BFTU    and   BOFEPUSU believe  that    as   representatives   and spokespersons  of   a  wide    and  large  spectrum  of   the    working-class movement and as a critical component of  the civil  society movement in Botswana, we  have a shared responsibility to  safeguard the democratic space of this country. Failure to provide this ingredient creates a risk of feeding into the   narrative that the SOPE is  calculated to  cover ulterior political agendas.


        We must hasten to  acknowledge our realization that there is a notable spike in  the number or  statistics of  infections. We  however submit that  the  existing  Public Health Act   provisions,  especially  Part  III, Section 18  enables the Director of Public Health to  appropriately and timeously invoke relevant provisions to  respond proportionately to  the dictates of  the   situation rather than by  way  of  unnecessary blanket disruption to social, political and many other spheres of public life.

        Any  other approach carries potential to  ferment otherwise avoidable dissent.


        We  contend that  in   the  absence  of   a  genume, transparent  and thorough evaluative report showing the  effectiveness or otherwise of the past months of SOPE to  this point, we cannot find  any justifiable basis for supporting a further extension of the  State of Public Emergency.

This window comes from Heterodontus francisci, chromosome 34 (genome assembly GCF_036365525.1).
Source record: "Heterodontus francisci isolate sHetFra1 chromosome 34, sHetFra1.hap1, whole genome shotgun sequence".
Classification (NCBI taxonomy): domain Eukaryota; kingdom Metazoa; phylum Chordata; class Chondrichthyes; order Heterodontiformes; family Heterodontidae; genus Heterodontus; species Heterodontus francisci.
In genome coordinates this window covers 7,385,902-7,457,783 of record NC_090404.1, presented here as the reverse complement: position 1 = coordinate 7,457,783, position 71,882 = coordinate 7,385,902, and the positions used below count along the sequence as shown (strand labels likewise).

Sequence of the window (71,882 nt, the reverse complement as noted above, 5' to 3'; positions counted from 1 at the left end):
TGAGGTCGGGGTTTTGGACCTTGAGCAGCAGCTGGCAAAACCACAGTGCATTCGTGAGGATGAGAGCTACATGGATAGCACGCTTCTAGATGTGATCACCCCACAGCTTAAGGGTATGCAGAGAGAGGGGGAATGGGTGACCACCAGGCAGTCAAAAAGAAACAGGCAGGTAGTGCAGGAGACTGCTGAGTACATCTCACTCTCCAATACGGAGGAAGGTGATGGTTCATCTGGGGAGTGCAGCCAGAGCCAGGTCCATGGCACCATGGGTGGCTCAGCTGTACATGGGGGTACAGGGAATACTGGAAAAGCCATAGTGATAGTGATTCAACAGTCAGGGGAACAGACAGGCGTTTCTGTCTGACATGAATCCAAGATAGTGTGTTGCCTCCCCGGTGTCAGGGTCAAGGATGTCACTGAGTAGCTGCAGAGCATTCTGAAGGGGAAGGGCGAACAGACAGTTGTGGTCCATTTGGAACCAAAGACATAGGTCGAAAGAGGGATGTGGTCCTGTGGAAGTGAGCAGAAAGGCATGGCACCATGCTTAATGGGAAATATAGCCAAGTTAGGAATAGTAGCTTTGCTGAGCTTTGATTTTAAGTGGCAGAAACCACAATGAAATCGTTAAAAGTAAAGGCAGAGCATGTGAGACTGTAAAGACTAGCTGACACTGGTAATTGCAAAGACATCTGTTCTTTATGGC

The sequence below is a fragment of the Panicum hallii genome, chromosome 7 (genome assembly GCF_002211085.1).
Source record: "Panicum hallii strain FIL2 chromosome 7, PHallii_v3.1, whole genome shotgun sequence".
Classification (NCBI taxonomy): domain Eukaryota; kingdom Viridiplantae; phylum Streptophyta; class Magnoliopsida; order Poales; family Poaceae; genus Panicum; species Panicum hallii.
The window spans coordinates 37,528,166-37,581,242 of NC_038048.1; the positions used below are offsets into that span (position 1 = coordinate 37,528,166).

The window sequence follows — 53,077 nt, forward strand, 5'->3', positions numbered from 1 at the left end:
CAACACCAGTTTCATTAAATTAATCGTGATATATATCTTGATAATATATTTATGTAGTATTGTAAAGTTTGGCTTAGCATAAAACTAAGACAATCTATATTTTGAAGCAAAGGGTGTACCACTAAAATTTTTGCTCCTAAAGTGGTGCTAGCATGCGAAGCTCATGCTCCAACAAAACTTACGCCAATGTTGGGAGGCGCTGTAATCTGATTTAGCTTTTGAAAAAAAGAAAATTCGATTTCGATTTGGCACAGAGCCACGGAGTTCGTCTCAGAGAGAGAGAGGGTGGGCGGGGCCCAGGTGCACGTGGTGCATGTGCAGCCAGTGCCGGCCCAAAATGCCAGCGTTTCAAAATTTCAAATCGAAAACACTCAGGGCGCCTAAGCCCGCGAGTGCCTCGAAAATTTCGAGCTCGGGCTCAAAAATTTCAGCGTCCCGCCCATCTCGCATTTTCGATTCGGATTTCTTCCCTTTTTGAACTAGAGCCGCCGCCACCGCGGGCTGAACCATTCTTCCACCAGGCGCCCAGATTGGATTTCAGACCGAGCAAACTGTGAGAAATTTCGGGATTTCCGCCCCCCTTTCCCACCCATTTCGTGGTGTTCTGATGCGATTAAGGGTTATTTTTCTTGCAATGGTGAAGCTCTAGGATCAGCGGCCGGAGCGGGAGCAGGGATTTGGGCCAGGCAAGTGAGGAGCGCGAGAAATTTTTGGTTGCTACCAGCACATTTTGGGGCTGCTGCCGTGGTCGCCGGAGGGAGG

It is in  this same context that we hold that whilst it may not  be easy to         substantiate   allegations  of   corrupt  practices  by   government officials and members of the  executive it appears there is reasonable cause to  suspect  that  officials have used  loopholes in   the   system during  the   SOPE  to  appropriate  to   themselves, friends and  their relatives  resources   belonging  to   the    public  by   way    of   "special procurement processes". It  would therefore be  in  the   public interest and transparency to  dispel any further  misperceptions around this type of procurement processes.


         Finally, extending the  SOPE may lead to a total collapse of what remains of  our industry and a further massive loss of  employment with disastrous social and political outcomes for the  country.

         Our position is therefore a clear--No to the extension of SOPE.